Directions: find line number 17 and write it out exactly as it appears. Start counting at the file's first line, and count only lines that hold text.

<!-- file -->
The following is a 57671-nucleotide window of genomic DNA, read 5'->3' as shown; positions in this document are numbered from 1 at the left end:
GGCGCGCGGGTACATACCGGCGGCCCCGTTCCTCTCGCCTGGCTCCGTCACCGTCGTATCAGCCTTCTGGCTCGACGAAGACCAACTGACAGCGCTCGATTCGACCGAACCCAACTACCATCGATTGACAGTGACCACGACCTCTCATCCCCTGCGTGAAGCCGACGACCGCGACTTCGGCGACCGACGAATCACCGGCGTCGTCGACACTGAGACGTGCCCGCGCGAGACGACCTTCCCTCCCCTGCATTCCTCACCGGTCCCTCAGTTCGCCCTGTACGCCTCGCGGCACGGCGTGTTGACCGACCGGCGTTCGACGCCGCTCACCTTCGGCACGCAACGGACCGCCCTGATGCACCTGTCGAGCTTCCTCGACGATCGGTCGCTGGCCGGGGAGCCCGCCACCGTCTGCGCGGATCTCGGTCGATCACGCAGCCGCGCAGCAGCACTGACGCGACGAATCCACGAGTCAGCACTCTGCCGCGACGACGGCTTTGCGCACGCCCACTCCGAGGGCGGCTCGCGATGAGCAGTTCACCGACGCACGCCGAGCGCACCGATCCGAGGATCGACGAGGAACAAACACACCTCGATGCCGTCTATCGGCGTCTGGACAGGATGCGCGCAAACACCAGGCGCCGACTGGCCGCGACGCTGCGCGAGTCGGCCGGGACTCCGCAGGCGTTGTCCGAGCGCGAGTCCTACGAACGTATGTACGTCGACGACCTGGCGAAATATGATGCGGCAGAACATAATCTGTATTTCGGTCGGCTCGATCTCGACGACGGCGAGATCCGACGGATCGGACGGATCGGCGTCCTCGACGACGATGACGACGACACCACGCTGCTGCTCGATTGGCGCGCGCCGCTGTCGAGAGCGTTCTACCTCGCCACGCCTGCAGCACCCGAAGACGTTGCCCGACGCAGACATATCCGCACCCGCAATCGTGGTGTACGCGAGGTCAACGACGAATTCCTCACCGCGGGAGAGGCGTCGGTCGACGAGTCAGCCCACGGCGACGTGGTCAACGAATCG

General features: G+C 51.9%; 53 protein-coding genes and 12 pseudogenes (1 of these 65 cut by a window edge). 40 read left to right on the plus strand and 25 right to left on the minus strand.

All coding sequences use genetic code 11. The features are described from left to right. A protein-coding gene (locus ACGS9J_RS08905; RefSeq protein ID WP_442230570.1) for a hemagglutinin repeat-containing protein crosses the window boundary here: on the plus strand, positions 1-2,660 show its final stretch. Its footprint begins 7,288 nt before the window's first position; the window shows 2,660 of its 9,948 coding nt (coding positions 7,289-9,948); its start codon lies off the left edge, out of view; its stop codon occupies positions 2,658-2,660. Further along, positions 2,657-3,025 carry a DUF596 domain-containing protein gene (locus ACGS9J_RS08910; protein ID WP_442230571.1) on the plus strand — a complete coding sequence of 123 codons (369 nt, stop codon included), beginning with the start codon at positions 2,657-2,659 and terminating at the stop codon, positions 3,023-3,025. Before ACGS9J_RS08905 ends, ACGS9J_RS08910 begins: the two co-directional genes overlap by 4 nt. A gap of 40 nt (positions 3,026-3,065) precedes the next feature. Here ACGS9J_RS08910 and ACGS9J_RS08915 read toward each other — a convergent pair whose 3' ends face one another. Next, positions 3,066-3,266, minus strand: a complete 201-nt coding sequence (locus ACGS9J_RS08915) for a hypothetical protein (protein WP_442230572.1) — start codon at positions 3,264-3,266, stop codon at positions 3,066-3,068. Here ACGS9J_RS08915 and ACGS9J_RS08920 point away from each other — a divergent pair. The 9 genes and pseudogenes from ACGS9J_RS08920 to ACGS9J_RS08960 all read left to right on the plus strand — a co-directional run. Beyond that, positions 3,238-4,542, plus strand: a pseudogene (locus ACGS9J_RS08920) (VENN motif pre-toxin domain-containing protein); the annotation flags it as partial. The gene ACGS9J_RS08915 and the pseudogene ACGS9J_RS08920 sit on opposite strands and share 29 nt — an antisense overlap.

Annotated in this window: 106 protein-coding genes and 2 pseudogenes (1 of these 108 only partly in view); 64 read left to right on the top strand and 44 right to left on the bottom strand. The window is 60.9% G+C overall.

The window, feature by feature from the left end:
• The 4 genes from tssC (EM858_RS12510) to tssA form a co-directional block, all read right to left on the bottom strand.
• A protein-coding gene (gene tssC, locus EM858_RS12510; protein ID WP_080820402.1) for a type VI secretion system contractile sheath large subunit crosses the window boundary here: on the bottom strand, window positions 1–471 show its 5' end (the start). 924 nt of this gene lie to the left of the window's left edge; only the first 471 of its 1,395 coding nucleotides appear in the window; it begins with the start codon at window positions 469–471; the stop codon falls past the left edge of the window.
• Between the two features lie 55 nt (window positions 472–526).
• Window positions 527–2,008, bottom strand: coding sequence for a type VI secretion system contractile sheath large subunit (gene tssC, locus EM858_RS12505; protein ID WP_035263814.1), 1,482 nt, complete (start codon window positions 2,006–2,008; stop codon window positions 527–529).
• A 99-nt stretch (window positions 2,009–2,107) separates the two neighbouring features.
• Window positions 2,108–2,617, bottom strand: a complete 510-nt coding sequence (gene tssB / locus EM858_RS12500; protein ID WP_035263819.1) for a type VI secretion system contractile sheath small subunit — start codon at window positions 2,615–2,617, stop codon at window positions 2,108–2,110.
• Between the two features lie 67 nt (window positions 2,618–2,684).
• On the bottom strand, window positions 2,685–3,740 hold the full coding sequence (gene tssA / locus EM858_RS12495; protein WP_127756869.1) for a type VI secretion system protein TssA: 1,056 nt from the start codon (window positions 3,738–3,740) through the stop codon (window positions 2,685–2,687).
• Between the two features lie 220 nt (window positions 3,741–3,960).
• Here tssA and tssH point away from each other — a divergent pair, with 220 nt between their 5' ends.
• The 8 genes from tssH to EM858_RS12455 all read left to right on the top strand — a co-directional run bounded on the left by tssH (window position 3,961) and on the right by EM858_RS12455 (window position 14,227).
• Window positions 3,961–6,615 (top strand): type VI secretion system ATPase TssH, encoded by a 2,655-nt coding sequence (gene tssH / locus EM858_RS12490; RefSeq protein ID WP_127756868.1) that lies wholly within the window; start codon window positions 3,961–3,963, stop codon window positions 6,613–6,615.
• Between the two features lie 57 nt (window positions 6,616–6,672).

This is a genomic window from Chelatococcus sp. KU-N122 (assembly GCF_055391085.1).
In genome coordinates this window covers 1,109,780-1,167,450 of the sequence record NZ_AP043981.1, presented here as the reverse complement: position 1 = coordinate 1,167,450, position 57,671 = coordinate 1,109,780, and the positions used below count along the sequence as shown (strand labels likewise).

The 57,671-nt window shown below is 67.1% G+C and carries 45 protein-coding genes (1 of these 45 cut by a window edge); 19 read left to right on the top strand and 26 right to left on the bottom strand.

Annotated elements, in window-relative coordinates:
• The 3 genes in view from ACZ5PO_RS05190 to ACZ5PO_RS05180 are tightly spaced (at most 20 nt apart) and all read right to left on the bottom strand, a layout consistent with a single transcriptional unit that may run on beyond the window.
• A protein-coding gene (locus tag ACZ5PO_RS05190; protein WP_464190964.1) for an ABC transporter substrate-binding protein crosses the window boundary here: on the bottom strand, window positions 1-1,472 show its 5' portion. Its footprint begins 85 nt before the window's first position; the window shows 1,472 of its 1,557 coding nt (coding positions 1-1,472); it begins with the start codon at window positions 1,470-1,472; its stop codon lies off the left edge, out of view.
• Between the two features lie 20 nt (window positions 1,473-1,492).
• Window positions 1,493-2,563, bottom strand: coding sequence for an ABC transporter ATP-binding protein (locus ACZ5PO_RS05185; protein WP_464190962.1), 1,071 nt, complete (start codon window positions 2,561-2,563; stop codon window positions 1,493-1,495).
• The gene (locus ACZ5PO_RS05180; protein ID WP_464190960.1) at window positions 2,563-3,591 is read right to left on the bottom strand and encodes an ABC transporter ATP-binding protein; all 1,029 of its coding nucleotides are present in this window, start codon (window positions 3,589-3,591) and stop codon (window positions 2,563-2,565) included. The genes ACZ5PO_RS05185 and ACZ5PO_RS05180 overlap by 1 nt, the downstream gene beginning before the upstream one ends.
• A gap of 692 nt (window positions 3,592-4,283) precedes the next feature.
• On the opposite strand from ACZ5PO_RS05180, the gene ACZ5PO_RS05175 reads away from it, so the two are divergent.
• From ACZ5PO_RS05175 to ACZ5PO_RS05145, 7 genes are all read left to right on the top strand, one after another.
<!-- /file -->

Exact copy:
• The 8 genes from tssH to EM858_RS12455 all read left to right on the top strand — a co-directional run bounded on the left by tssH (window position 3,961) and on the right by EM858_RS12455 (window position 14,227).